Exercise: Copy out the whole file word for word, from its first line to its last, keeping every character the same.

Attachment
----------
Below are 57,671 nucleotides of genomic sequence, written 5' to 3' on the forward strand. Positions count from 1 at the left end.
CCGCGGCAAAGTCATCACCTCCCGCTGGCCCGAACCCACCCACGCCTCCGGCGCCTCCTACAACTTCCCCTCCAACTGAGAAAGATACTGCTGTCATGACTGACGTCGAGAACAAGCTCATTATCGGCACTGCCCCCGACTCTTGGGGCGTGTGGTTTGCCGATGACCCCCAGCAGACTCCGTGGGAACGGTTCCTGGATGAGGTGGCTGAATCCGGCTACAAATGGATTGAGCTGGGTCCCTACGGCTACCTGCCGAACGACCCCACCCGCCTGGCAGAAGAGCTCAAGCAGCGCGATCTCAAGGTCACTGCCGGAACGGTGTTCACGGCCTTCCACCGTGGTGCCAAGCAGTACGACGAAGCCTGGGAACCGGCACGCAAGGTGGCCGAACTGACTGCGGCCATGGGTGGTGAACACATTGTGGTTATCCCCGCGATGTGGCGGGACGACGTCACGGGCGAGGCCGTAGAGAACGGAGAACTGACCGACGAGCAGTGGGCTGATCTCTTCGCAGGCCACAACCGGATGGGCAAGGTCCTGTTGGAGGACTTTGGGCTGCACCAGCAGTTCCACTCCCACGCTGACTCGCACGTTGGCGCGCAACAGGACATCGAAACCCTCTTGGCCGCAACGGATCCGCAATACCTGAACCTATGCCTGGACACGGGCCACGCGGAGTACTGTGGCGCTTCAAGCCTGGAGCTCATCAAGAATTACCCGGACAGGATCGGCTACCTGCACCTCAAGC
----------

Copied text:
Below are 57,671 nucleotides of genomic sequence, written 5' to 3' on the forward strand. Positions count from 1 at the left end.
CCGCGGCAAAGTCATCACCTCCCGCTGGCCCGAACCCACCCACGCCTCCGGCGCCTCCTACAACTTCCCCTCCAACTGAGAAAGATACTGCTGTCATGACTGACGTCGAGAACAAGCTCATTATCGGCACTGCCCCCGACTCTTGGGGCGTGTGGTTTGCCGATGACCCCCAGCAGACTCCGTGGGAACGGTTCCTGGATGAGGTGGCTGAATCCGGCTACAAATGGATTGAGCTGGGTCCCTACGGCTACCTGCCGAACGACCCCACCCGCCTGGCAGAAGAGCTCAAGCAGCGCGATCTCAAGGTCACTGCCGGAACGGTGTTCACGGCCTTCCACCGTGGTGCCAAGCAGTACGACGAAGCCTGGGAACCGGCACGCAAGGTGGCCGAACTGACTGCGGCCATGGGTGGTGAACACATTGTGGTTATCCCCGCGATGTGGCGGGACGACGTCACGGGCGAGGCCGTAGAGAACGGAGAACTGACCGACGAGCAGTGGGCTGATCTCTTCGCAGGCCACAACCGGATGGGCAAGGTCCTGTTGGAGGACTTTGGGCTGCACCAGCAGTTCCACTCCCACGCTGACTCGCACGTTGGCGCGCAACAGGACATCGAAACCCTCTTGGCCGCAACGGATCCGCAATACCTGAACCTATGCCTGGACACGGGCCACGCGGAGTACTGTGGCGCTTCAAGCCTGGAGCTCATCAAGAATTACCCGGACAGGATCGGCTACCTGCACCTCAAGC